Chapter

Introduction

Beth Palmer

in Women's Authorship and Editorship in Victorian Culture

Published in print February 2011 | ISBN: 9780199599110
Published online May 2011 | e-ISBN: 9780191725371 | DOI: http://dx.doi.org/10.1093/acprof:oso/9780199599110.003.0001

Series: Oxford English Monographs

Introduction

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This first section maps out the argument concerning the relationship between sensation, performance, and the press through the key figures of the female author-editors Mary Elizabeth Braddon, Ellen Wood, and Florence Marryat. Each of these writers is introduced in the larger context of women's journalism in the nineteenth century and the modulating status of editorship during this period. The Introduction then considers the term ‘sensation’, its early definitions, its current contested status, and the ways in which this book uses it to describe an enabling idiom for women writers. In considering Judith Butler's understanding of performativity the chapter also provides a theoretical underpinning for the connections the book explores between the self-conscious performances of gender and of genre.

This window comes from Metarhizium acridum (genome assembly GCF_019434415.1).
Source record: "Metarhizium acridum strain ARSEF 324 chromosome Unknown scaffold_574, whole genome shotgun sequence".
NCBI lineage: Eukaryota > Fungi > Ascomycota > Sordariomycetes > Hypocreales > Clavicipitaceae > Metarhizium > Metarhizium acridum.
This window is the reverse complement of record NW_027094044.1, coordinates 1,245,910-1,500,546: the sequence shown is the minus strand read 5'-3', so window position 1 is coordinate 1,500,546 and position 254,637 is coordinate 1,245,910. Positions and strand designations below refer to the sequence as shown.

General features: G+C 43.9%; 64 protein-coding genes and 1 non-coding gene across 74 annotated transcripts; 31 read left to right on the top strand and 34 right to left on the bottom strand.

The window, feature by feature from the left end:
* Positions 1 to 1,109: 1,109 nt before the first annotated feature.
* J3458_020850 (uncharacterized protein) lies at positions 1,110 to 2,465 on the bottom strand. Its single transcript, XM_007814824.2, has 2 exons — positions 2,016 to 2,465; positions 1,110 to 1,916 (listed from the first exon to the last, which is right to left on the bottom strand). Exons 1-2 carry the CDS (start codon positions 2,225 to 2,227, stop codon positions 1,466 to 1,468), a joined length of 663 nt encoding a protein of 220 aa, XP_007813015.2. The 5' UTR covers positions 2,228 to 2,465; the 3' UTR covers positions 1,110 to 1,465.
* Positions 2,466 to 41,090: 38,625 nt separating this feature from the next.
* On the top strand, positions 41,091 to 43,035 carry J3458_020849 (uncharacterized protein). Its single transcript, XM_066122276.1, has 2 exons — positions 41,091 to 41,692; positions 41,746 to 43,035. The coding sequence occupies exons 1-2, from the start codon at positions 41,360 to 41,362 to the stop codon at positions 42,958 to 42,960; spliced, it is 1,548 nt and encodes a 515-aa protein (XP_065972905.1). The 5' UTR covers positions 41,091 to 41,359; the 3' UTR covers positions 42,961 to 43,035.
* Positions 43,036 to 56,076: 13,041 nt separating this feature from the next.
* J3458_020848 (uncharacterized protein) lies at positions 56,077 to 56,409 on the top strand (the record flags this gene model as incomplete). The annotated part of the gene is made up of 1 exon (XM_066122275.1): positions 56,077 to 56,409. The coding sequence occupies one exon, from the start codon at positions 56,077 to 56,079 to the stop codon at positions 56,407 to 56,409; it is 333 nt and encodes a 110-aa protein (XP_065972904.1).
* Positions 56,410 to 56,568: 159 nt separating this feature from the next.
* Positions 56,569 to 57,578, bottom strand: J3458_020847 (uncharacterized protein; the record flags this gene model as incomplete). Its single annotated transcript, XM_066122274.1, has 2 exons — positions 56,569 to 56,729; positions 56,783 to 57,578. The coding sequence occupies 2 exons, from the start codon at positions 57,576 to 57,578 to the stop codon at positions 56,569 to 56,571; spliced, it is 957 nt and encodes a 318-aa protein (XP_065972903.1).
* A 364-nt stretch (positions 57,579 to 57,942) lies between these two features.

Keywords: sensation; performance; periodical press; serialization; editorship; women writers; journalism; performativity

Chapter.  7470 words. 

Subjects: Literature

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